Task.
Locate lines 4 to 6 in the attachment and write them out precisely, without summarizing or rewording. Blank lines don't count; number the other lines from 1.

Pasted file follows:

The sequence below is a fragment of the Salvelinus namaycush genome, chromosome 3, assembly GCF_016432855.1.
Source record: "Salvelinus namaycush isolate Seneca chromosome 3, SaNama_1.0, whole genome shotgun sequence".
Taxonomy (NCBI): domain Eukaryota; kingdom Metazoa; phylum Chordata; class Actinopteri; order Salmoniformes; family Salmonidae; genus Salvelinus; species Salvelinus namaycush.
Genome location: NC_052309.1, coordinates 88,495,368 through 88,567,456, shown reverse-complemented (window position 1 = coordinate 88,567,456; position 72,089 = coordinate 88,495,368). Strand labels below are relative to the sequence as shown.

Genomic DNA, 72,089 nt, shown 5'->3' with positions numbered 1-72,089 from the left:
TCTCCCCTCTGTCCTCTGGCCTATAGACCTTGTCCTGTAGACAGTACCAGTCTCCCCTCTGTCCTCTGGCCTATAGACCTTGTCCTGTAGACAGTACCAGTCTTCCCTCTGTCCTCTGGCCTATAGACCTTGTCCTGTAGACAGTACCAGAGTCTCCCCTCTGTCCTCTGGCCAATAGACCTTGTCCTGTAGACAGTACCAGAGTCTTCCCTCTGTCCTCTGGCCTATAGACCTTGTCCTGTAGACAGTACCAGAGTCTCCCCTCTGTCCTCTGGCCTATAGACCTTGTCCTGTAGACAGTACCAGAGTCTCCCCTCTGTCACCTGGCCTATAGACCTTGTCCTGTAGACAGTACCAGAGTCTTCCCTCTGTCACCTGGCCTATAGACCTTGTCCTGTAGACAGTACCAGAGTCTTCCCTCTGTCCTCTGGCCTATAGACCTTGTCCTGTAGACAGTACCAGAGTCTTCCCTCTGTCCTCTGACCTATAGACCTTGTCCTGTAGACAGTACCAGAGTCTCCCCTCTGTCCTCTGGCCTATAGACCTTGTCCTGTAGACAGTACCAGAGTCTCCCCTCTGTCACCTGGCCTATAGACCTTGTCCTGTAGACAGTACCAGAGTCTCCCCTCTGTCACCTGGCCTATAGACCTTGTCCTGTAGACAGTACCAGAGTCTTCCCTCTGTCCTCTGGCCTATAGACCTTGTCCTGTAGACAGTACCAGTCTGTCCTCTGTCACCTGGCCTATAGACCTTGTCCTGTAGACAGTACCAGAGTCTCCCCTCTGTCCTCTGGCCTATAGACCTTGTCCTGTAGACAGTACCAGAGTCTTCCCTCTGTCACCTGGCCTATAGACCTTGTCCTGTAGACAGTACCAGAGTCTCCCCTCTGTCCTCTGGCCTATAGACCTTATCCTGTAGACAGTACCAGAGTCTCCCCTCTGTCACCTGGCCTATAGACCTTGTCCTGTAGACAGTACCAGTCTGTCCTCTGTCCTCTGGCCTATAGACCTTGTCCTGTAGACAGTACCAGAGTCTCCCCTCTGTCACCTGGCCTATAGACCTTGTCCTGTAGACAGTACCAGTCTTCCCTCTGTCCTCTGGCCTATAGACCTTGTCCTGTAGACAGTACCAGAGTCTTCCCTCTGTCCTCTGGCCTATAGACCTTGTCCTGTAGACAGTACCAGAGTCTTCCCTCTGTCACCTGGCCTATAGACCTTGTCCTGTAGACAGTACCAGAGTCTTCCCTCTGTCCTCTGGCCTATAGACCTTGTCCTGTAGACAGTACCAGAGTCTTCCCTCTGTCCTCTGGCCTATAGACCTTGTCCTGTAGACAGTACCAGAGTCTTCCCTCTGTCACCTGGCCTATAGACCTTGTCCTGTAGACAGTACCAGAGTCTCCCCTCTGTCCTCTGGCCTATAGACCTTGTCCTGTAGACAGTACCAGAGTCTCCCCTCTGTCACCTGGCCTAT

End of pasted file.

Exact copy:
Genome location: NC_052309.1, coordinates 88,495,368 through 88,567,456, shown reverse-complemented (window position 1 = coordinate 88,567,456; position 72,089 = coordinate 88,495,368). Strand labels below are relative to the sequence as shown.

Genomic DNA, 72,089 nt, shown 5'->3' with positions numbered 1-72,089 from the left:
TCTCCCCTCTGTCCTCTGGCCTATAGACCTTGTCCTGTAGACAGTACCAGTCTCCCCTCTGTCCTCTGGCCTATAGACCTTGTCCTGTAGACAGTACCAGTCTTCCCTCTGTCCTCTGGCCTATAGACCTTGTCCTGTAGACAGTACCAGAGTCTCCCCTCTGTCCTCTGGCCAATAGACCTTGTCCTGTAGACAGTACCAGAGTCTTCCCTCTGTCCTCTGGCCTATAGACCTTGTCCTGTAGACAGTACCAGAGTCTCCCCTCTGTCCTCTGGCCTATAGACCTTGTCCTGTAGACAGTACCAGAGTCTCCCCTCTGTCACCTGGCCTATAGACCTTGTCCTGTAGACAGTACCAGAGTCTTCCCTCTGTCACCTGGCCTATAGACCTTGTCCTGTAGACAGTACCAGAGTCTTCCCTCTGTCCTCTGGCCTATAGACCTTGTCCTGTAGACAGTACCAGAGTCTTCCCTCTGTCCTCTGACCTATAGACCTTGTCCTGTAGACAGTACCAGAGTCTCCCCTCTGTCCTCTGGCCTATAGACCTTGTCCTGTAGACAGTACCAGAGTCTCCCCTCTGTCACCTGGCCTATAGACCTTGTCCTGTAGACAGTACCAGAGTCTCCCCTCTGTCACCTGGCCTATAGACCTTGTCCTGTAGACAGTACCAGAGTCTTCCCTCTGTCCTCTGGCCTATAGACCTTGTCCTGTAGACAGTACCAGTCTGTCCTCTGTCACCTGGCCTATAGACCTTGTCCTGTAGACAGTACCAGAGTCTCCCCTCTGTCCTCTGGCCTATAGACCTTGTCCTGTAGACAGTACCAGAGTCTTCCCTCTGTCACCTGGCCTATAGACCTTGTCCTGTAGACAGTACCAGAGTCTCCCCTCTGTCCTCTGGCCTATAGACCTTATCCTGTAGACAGTACCAGAGTCTCCCCTCTGTCACCTGGCCTATAGACCTTGTCCTGTAGACAGTACCAGTCTGTCCTCTGTCCTCTGGCCTATAGACCTTGTCCTGTAGACAGTACCAGAGTCTCCCCTCTGTCACCTGGCCTATAGACCTTGTCCTGTAGACAGTACCAGTCTTCCCTCTGTCCTCTGGCCTATAGACCTTGTCCTGTAGACAGTACCAGAGTCTTCCCTCTGTCCTCTGGCCTATAGACCTTGTCCTGTAGACAGTACCAGAGTCTTCCCTCTGTCACCTGGCCTATAGACCTTGTCCTGTAGACAGTACCAGAGTCTTCCCTCTGTCCTCTGGCCTATAGACCTTGTCCTGTAGACAGTACCAGAGTCTTCCCTCTGTCCTCTGGCCTATAGACCTTGTCCTGTAGACAGTACCAGAGTCTTCCCTCTGTCACCTGGCCTATAGACCTTGTCCTGTAGACAGTACCAGAGTCTCCCCTCTGTCCTCTGGCCTATAGACCTTGTCCTGTAGACAGTACCAGAGTCTCCCCTCTGTCACCTGGCCTAT